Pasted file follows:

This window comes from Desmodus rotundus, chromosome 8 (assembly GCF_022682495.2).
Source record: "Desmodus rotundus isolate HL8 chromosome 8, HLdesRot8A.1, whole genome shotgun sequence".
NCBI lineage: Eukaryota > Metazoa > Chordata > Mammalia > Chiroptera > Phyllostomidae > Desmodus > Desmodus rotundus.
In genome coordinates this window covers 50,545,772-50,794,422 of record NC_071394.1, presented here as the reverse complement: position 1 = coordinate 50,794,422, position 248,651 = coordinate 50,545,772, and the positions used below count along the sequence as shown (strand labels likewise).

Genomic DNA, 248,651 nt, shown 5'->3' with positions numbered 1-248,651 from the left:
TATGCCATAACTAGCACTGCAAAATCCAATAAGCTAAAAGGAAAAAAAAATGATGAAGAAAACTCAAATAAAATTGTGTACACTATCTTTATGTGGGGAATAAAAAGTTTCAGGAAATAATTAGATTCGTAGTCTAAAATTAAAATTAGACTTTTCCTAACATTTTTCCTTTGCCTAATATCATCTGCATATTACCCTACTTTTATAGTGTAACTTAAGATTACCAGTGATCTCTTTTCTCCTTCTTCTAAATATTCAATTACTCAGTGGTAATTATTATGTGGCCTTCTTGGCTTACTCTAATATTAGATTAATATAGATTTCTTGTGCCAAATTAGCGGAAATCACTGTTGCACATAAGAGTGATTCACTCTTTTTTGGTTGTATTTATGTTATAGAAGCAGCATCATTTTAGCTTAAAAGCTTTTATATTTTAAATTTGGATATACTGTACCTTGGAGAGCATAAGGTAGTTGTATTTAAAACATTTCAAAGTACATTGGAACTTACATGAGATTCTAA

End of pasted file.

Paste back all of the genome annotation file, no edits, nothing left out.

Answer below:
This window comes from Desmodus rotundus, chromosome 8 (assembly GCF_022682495.2).
Source record: "Desmodus rotundus isolate HL8 chromosome 8, HLdesRot8A.1, whole genome shotgun sequence".
NCBI lineage: Eukaryota > Metazoa > Chordata > Mammalia > Chiroptera > Phyllostomidae > Desmodus > Desmodus rotundus.
In genome coordinates this window covers 50,545,772-50,794,422 of record NC_071394.1, presented here as the reverse complement: position 1 = coordinate 50,794,422, position 248,651 = coordinate 50,545,772, and the positions used below count along the sequence as shown (strand labels likewise).

Genomic DNA, 248,651 nt, shown 5'->3' with positions numbered 1-248,651 from the left:
TATGCCATAACTAGCACTGCAAAATCCAATAAGCTAAAAGGAAAAAAAAATGATGAAGAAAACTCAAATAAAATTGTGTACACTATCTTTATGTGGGGAATAAAAAGTTTCAGGAAATAATTAGATTCGTAGTCTAAAATTAAAATTAGACTTTTCCTAACATTTTTCCTTTGCCTAATATCATCTGCATATTACCCTACTTTTATAGTGTAACTTAAGATTACCAGTGATCTCTTTTCTCCTTCTTCTAAATATTCAATTACTCAGTGGTAATTATTATGTGGCCTTCTTGGCTTACTCTAATATTAGATTAATATAGATTTCTTGTGCCAAATTAGCGGAAATCACTGTTGCACATAAGAGTGATTCACTCTTTTTTGGTTGTATTTATGTTATAGAAGCAGCATCATTTTAGCTTAAAAGCTTTTATATTTTAAATTTGGATATACTGTACCTTGGAGAGCATAAGGTAGTTGTATTTAAAACATTTCAAAGTACATTGGAACTTACATGAGATTCTAA